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hang fire (third-person singular simple present hangs fire, present participle hanging fire, simple past and past participle hung fire)

  1. (of a firearm) To fail to fire immediately when the trigger is pulled.
    • 1841, Edward Costello, The adventures of a soldier
      [] a number of Portuguese soldiers entered, one of whom, taking me for a Frenchman, for I had the French soldier's jacket on, my own being wet, snapped his piece at me, which luckily hung fire.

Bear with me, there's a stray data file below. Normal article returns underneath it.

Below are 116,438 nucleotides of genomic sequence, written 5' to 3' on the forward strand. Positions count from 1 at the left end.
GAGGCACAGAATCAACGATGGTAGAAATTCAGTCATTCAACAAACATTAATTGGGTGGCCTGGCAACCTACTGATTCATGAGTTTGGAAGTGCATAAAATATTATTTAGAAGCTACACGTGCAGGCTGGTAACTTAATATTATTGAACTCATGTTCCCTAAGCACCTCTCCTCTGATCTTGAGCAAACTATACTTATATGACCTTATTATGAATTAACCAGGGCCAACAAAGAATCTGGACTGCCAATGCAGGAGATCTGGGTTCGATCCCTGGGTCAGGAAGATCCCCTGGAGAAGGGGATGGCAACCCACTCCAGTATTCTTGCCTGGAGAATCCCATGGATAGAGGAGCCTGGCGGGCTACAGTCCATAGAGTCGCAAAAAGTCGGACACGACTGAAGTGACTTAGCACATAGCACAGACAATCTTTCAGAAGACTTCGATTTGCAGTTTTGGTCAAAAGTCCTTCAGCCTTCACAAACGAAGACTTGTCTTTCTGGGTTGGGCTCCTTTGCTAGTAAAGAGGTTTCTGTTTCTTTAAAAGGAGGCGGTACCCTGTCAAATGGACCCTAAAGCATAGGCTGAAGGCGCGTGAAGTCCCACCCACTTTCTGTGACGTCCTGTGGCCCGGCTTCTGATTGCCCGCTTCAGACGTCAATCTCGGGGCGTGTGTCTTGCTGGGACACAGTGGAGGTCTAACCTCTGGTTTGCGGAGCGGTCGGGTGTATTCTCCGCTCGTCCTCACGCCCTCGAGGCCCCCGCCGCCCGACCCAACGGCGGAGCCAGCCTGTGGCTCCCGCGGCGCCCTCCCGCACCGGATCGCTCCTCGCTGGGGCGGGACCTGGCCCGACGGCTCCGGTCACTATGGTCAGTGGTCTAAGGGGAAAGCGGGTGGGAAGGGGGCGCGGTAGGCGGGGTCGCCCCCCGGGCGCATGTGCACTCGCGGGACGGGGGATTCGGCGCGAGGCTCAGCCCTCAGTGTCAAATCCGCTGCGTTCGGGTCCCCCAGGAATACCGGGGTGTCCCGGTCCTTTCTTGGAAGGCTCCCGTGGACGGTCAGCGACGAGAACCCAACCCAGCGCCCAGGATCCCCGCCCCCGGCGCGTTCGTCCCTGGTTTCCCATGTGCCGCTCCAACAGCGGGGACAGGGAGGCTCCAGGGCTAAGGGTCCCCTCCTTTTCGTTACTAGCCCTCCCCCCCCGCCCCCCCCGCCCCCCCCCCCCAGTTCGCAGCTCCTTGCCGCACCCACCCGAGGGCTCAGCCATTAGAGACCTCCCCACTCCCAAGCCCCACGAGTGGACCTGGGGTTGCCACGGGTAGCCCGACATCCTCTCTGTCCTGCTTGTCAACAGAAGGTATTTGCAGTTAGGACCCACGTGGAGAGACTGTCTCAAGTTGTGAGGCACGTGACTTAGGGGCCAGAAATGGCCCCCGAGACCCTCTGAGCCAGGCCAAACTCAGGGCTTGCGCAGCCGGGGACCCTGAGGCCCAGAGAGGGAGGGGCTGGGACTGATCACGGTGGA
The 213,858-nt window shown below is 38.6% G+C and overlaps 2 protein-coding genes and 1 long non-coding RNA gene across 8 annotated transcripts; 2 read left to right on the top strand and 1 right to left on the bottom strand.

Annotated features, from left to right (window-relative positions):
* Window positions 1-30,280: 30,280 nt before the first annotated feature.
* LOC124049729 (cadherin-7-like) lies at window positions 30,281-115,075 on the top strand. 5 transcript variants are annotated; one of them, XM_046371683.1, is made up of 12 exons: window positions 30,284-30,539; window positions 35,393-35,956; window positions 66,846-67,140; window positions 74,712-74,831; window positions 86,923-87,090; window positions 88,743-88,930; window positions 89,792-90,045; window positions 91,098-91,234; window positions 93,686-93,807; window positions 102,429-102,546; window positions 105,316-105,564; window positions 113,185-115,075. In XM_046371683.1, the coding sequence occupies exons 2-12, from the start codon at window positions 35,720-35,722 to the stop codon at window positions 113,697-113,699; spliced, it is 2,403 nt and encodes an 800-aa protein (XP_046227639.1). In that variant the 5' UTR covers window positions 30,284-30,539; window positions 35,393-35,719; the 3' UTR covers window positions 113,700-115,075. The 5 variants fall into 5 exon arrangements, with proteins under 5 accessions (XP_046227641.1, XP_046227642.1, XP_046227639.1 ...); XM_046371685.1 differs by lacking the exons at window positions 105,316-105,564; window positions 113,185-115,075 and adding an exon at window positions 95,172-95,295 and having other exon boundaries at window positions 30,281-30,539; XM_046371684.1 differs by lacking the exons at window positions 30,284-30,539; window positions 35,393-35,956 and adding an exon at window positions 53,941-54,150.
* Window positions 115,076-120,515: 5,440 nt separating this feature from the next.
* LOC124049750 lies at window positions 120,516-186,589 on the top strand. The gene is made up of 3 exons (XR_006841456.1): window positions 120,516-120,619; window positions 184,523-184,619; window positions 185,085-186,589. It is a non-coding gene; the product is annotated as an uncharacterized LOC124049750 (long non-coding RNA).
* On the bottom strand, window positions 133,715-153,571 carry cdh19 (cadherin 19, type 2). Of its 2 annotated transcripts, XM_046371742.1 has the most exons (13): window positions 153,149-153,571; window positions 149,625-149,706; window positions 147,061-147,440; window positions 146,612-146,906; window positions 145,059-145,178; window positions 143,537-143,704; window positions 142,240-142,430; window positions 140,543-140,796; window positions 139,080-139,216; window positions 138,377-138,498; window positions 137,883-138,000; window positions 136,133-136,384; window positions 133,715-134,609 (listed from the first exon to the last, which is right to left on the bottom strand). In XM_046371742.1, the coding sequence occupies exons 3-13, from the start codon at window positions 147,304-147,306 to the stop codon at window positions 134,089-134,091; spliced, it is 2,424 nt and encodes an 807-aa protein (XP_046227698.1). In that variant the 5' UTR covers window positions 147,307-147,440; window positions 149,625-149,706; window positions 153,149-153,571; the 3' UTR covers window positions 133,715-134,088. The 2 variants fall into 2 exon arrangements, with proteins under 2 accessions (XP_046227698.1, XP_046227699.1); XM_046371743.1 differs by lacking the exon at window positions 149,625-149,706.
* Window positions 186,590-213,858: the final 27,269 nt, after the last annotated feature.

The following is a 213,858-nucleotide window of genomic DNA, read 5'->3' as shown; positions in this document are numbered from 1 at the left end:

2. (figuratively) To wait or hold back.
    We were told to hang fire on the decision until management came back with a proposal.
    • 1913, D.H. Lawrence, Sons and Lovers, chapter 13
      “I’m just goin’ ter settle this little ——, that’s all,” said Dawes desperately.
      “What do you mean?” snapped Thomas Jordan.
      “What I say,” said Dawes, but he hung fire.
    • 1993, Dana Stabenow, A Fatal Thaw, →ISBN, page 132:
      Kevin hung fire where he was, staring at Chaney's body with dilated eyes and a slowly greening complexion.


hang fire (plural hang fires)

  1. (firearms) the situation when a gun does not immediately fire when the trigger is pulled, but may fire shortly after.

Usage notesEdit

  • If the gun does not fire at all when triggered, the term misfire is normally used.

Alternative formsEdit